This Thursday marks the debut of Andres Serrano's latest show, "Body and Spirit" at Edward Tyler Nahem gallery in New York. On view will be "Piss Christ," Serrano's 1987 pièce de résistance that seems to have been causing apoplexy in a number of politicians, religious leaders, and FOX News commenters, who then quickly regained their powers of speech.
On Friday, Rep. Michael Grimm (NY) told FOX News: "I call on President Obama to stand up for America’s values and beliefs and denounce the ‘Piss Christ.'" Gawker was able to sum up the bold request in a headline: "Heathen President Refuses to Condemn Piece of Art From 1987."
The exhibit, which contains a number of works from the past 25 years of the artist's storied career in addition to the contentious urine-soaked photograph, is curated by the former editor of Artnet magazine, Walter Robinson. In an e-mail to The Huffington Post, Robinson included the thoughtful and measured introductory essay to the upcoming exhibition. In it, he states, "When it comes to the global stage of the spectacle, many are called but few are chosen, but those who are, like Serrano (and Shepard Fairey, Robert Mapplethorpe and the rest) are to be admired, however uncertain and even negligible the results of their pass through the political cauldron may turn out to be."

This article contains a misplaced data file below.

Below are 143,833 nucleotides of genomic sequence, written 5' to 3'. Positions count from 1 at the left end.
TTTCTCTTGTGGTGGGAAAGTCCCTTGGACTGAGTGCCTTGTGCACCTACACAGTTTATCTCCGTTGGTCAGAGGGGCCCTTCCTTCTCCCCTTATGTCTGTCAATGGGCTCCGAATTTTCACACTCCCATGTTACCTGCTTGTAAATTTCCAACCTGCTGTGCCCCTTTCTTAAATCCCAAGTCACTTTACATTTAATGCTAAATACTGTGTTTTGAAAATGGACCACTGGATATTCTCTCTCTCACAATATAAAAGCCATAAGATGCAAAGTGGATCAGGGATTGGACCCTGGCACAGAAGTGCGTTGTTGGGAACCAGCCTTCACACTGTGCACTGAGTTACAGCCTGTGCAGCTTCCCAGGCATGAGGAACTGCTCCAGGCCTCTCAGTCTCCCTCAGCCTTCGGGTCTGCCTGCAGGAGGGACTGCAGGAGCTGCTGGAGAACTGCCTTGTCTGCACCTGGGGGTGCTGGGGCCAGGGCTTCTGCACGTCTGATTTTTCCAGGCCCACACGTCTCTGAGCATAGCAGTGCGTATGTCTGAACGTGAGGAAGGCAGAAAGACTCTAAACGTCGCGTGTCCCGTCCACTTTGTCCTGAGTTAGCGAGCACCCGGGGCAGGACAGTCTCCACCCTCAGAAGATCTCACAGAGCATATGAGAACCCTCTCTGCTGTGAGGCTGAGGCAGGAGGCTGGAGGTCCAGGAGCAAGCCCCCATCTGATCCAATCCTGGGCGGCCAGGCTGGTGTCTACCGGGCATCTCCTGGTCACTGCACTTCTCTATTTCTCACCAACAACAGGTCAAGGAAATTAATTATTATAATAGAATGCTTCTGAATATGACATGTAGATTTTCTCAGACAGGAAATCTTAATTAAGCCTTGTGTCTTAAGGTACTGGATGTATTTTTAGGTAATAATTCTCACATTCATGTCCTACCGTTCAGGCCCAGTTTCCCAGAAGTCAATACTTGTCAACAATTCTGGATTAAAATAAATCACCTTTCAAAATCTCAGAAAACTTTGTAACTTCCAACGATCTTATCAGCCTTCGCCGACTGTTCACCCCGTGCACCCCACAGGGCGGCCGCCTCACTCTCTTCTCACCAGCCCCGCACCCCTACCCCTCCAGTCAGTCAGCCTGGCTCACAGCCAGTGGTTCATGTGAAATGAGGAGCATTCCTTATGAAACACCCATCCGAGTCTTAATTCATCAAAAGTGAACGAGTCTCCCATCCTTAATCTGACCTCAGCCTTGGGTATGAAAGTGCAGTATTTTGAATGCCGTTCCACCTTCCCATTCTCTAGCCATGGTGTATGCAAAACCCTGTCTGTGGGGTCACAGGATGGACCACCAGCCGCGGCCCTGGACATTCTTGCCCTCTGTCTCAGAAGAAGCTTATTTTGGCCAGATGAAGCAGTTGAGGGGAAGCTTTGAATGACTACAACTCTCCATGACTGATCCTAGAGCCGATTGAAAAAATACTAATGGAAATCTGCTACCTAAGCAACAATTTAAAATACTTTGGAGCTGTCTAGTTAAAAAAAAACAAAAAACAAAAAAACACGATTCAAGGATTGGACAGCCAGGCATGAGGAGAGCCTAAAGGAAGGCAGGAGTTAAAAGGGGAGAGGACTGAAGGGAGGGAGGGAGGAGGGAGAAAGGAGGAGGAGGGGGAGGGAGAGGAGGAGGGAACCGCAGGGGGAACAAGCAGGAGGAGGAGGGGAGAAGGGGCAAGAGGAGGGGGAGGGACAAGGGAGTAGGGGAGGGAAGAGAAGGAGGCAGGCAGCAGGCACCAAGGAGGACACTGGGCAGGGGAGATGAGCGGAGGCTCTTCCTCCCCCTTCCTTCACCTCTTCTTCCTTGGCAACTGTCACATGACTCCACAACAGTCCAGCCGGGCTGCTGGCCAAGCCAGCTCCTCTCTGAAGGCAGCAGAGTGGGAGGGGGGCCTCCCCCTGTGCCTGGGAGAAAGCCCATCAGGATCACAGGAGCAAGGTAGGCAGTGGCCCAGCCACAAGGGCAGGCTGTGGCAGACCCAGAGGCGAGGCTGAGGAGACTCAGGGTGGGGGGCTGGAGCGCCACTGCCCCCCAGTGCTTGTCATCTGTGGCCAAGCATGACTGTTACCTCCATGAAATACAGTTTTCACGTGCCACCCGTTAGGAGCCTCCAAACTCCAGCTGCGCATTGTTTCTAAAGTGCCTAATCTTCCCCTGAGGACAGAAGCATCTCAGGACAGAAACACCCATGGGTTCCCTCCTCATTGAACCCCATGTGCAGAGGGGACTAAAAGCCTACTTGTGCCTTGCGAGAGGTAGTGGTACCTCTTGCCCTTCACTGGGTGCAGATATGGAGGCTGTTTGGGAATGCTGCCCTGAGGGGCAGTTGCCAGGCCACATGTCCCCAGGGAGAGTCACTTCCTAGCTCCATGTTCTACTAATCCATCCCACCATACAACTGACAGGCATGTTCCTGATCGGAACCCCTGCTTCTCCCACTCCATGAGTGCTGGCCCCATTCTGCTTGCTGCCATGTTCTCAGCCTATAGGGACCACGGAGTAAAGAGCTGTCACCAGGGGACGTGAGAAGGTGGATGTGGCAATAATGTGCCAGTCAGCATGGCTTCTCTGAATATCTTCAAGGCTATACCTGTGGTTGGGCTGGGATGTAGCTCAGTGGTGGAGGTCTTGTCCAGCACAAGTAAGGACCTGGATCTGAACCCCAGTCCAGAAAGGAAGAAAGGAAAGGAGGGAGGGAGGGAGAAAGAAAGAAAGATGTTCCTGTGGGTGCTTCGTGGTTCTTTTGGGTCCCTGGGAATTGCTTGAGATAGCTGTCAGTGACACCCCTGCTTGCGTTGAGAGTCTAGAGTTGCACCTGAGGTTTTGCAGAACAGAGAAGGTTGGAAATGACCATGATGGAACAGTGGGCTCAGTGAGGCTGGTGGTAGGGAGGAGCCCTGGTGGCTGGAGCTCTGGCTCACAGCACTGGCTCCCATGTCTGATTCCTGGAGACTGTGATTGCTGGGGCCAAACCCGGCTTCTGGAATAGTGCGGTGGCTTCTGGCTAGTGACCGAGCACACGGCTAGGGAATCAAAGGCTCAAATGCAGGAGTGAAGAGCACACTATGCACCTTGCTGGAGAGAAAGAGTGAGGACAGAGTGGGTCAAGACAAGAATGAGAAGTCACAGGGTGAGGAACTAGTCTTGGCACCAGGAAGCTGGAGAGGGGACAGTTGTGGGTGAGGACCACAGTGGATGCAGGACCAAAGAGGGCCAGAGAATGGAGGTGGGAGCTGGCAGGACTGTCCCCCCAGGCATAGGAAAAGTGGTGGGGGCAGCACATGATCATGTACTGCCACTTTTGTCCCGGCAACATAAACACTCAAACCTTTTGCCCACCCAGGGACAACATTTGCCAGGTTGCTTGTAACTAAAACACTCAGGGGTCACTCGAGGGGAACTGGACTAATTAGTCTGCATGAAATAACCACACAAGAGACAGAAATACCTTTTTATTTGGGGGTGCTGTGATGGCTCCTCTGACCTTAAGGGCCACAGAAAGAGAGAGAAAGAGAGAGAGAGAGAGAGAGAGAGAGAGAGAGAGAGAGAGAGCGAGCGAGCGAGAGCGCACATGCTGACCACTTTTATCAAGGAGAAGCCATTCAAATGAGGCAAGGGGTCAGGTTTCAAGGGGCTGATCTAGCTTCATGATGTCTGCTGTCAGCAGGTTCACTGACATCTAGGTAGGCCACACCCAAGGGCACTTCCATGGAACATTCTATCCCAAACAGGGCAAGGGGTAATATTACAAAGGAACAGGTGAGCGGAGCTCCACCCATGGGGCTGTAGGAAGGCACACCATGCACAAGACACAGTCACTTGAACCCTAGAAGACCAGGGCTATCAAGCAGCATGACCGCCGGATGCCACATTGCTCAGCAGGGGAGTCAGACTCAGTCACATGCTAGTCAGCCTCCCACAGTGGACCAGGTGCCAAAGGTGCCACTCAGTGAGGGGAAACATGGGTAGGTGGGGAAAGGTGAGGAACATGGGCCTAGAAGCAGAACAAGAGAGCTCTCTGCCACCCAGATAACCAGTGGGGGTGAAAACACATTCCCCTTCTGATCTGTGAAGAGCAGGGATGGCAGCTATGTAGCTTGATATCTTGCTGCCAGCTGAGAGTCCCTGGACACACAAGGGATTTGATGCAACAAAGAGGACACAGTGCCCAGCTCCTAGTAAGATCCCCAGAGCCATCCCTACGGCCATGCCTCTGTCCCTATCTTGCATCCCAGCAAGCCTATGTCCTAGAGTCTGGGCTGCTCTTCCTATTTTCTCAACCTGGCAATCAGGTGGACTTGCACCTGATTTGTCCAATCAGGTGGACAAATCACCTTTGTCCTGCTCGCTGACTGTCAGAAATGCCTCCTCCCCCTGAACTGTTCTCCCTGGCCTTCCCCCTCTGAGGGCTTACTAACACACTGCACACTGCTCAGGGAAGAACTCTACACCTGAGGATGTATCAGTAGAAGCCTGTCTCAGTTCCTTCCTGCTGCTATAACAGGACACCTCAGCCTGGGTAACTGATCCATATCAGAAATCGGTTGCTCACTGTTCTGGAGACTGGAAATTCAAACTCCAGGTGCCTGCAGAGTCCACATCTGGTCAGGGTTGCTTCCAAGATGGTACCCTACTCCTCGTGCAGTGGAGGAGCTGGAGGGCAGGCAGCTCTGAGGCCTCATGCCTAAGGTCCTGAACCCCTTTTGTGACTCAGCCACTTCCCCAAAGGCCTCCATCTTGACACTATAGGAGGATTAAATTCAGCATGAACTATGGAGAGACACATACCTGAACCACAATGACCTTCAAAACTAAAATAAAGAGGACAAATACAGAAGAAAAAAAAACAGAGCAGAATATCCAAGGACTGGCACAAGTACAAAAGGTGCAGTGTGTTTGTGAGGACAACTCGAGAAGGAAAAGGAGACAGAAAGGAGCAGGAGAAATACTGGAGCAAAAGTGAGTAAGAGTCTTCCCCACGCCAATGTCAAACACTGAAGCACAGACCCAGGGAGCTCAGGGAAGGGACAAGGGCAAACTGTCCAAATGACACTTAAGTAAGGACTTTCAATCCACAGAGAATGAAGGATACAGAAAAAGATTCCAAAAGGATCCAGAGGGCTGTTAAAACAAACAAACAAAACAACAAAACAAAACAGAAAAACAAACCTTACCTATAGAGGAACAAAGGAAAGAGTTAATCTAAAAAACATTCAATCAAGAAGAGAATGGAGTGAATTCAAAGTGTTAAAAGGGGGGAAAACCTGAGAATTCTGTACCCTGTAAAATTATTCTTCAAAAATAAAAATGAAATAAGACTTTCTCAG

Last year, the controversial photograph of a cross submerged in the artist's urine was damaged by Christian protestors in France, who attacked the work with hammers. In this current political climate, where riots happen when certain films are shown, gallery owners are taking security seriously, although they might be reluctant to show it. "We cannot comment on security except to say that the security will be appropriate," Edward Tyler Nahem wrote in an e-mail to The Huffington Post.
But why take a chance on a disputed work like this one? Nahem explained:
Andres Serrano's 1987 photograph, "Piss Christ," is included in this twenty-five year retrospective because it is part of the artist's enduring body of work. The fact that this work continues to draw controversy on both sides of the political, social and religious aisles unfortunately overshadows the artist's intention, which is to engage the viewer on both a visual and intellectual level. In these times of heated religious fervor it is important to remember that freedom of expression remains dear to any democracy.
Despite Nahem's intentions, Bill Donohue and members of the Catholic League will be protesting outside of the exhibition on Thursday. On the League's website, Donohue writes that "decent people know it is unacceptable."
What do you think, readers?
Here's a slideshow of the other work you'll see on view at the gallery:
"Body and Spirit: Andres Serrano" is on view at Edward Tyler Nahem Gallery from September 27 - October 26, 2012.
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